When we experience such dissonance, it’s not, chalilah, that we don’t acknowledge Hashem.  It’s just that we tend to compartmentalize; we feel HaKodosh Baruch Hu’s presence in our religious lives, but less so in our mundane ones.

Some of us struggle to maintain a keen awareness of Hashem not only out of shul but even in it. We don’t always pause and think of what it is we’re saying when we make a brachah (or even take care to pronounce every word clearly and distinctly).  We allow our observances, even our davening, to sometimes fade into rote.  I’m writing here to myself, but some readers may be able to relate.

Many of us – certainly I – must sadly concede that when it comes to compartmentalizing in our lives, there really isn’t really any clear “us” and “them,” the Pew report notwithstanding.  There is a continuum here, with some of us some more keenly and constantly aware of the ever-presence of the Divine, and some less so.

Obviously, Jews who are entirely nonchalant about religious observance are at one extreme of the scale.  And those who are not only observant but think of Hashem and His will even when engaged in business or navigating a traffic jam are at the other end. But many even in that latter category can still fall short of the ideal of Hashem-consciousness, can compartmentalize their lives.

This is a thought that leads directly to Rosh Hashanah.  The first day of a new Jewish year, the start of the Aseres Yemei Teshuvah, is suffused with the concept of Malchus, “Kingship.”  The shofar, we are taught, is a coronation call, and the concept of malchiyus is prominent in the days’ Mussaf tefillah.  We might well wonder: What has kingship to do with repentance?  The answer is: much.

By definition, a king has a kingdom, over which he exerts his rules.  There is little escaping even a mortal monarch’s reach, and none of his subjects dares take any action without royal approval. All the more so, infinite times over, in the case not of a king but a King.

And so, we might consider that kingship (or, at least, Kingship) and compartmentalization are diametric, incompatible ideas.  If Hashem is to be our Ruler, then there are no places and no times when He can be absent from our minds.

Rosh Hashanah is our yearly opportunity to ponder that thought and internalize it, to try to bring our lives more in line with it.  To better comprehend, in other words, that Hashem is as manifest when we are sitting behind a desk, cooking or sending kids off to school as he is when we are reciting Shemoneh Esrei, as present on a December morning as He is during the Yamim Nora’im.

On Rosh Hashanah, we will all be collectively focused on “de-compartmentalizing” our lives, on coronating Hashem over all Creation.  May the zechus of that effort bear fruit not only in our personal lives, but in history – may it lead, in other words, and soon, to the day when v’hayah Hashem l’melech al kol ha’aretz.

© 2015 Hamodia

Govrov Selichos, 1939

This time of year in 1939, in a Polish town called Ruzhan, a 14-year-old boy had his plans rudely interrupted.  The boy, who, fifteen years later, would become my father, had made preparations to travel to the Novhardoker yeshivah in Bialystok, but the German army invaded Poland before he had the chance, and the Second World War began.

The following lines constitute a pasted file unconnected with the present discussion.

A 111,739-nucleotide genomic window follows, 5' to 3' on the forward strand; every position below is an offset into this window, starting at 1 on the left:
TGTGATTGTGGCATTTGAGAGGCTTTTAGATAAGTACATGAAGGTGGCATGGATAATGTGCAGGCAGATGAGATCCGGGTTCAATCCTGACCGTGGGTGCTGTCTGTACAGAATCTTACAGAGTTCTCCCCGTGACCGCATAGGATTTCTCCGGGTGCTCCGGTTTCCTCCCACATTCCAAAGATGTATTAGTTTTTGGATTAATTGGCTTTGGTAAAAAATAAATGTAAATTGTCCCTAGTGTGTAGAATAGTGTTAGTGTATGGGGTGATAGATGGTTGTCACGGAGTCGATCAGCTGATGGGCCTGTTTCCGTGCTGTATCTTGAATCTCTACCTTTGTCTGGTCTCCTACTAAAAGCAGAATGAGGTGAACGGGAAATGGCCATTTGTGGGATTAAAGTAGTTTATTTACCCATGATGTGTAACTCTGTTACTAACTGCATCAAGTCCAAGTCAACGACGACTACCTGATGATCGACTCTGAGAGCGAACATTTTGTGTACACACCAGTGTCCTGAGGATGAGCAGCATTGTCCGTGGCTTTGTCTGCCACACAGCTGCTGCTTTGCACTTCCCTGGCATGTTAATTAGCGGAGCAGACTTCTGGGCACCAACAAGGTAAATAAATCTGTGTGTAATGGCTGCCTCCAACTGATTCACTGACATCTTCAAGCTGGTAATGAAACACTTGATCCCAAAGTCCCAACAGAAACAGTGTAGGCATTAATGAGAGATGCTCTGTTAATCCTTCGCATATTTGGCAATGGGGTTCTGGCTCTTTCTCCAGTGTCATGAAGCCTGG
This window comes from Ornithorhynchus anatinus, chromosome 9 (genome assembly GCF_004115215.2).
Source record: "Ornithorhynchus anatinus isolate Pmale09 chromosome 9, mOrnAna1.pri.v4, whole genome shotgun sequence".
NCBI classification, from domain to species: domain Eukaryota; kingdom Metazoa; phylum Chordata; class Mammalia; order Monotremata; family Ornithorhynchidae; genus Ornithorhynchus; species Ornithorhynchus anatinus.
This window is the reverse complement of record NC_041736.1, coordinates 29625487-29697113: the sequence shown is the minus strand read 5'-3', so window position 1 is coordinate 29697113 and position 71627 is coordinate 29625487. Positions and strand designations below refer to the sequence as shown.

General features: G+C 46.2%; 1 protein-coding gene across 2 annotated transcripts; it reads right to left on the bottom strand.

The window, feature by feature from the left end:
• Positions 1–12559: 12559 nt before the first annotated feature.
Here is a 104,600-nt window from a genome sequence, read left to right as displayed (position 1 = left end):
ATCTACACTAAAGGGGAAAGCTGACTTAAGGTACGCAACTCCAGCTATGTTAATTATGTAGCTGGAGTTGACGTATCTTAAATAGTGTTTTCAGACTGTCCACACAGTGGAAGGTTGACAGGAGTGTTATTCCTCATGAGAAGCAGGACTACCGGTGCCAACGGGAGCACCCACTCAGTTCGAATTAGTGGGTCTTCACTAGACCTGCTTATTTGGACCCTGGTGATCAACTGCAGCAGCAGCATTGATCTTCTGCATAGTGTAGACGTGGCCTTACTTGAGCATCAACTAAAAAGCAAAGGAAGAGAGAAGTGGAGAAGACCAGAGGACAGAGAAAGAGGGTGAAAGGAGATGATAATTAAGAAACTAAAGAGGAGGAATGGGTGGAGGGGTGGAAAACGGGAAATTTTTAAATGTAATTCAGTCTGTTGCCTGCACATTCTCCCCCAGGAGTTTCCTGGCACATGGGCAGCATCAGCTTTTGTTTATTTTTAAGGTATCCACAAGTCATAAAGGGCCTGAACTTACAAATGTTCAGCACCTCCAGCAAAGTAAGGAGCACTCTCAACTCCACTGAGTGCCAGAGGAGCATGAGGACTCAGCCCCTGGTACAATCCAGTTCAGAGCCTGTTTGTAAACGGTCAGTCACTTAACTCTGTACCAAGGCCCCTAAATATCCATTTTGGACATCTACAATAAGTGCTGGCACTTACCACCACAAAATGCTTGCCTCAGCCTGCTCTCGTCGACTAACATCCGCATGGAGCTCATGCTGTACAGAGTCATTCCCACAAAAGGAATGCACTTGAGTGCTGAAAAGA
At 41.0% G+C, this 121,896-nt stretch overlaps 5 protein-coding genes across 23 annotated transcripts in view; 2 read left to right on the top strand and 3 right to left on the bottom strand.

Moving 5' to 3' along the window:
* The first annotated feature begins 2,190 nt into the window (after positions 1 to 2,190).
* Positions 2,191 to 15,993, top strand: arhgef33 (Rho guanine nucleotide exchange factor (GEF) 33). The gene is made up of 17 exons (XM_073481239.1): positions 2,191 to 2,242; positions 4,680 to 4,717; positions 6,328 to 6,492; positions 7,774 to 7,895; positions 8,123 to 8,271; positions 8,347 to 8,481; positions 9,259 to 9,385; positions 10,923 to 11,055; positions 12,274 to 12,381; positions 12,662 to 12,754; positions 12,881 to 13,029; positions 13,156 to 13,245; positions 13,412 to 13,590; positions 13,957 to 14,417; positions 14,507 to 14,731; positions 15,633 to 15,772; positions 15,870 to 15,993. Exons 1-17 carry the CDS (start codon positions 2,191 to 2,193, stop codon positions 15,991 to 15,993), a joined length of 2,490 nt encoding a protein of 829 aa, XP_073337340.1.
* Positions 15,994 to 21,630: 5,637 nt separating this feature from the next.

My father, shlita, his family and all Ruzhan’s townsfolk fled ahead of the advancing Germans.  That erev Shabbos, they found themselves in a town called Govrov, just before the Germans arrived there.  Motzoei Shabbos was the first night of Selichos.

Several years ago, I helped my father publish his memoirs, about his flight from the Nazis, his yeshivah days, his sojourn in Siberia (as a guest of the Soviet Union), and his subsequent emigration to America and service as a congregational rav in Baltimore for more than 50 years.  He is currently the mazkir of the Baltimore Beis Din and the rav of a Shabbos minyan.

In his book (“Fire, Ice, Air,” available from Amazon), he movingly describes how he insisted on taking leave of his parents to go to yeshivah, his banishment, along with Rav Leib Nekritz, zt”l and a handful of other Novardhoker bachurim to Siberia; and his being shot while being smuggled, after the war, into Berlin’s American sector.

About that Motzoei Shabbos Selichos in Govrov, he writes:

My family and I were lying on the floor of a local Jew’s house when we heard angry banging on the door and the gruff, loud words “Raus Jude!  Raus Jude!” – “Jew, out!”…

The SS men chased us from the houses, prodding us with bayonets to raise our hands and join the town’s other Jews – several hundred people – in the middle of the town’s market area…

Some of the Germans approached the men among us who had beards and cut them off, either entirely or purposely leaving an odd angle of beard, just to humiliate the victims.  One man had a beautiful, long beard.  When he saw what the Germans were doing, he took a towel he had with him and tied it around his beard, in the hope that our tormentors might not see so enticing a target.  But of course, they went right over to him, removed the towel and shaved off what to him and us was a physical symbol of experience, wisdom and holiness.  He wept uncontrollably.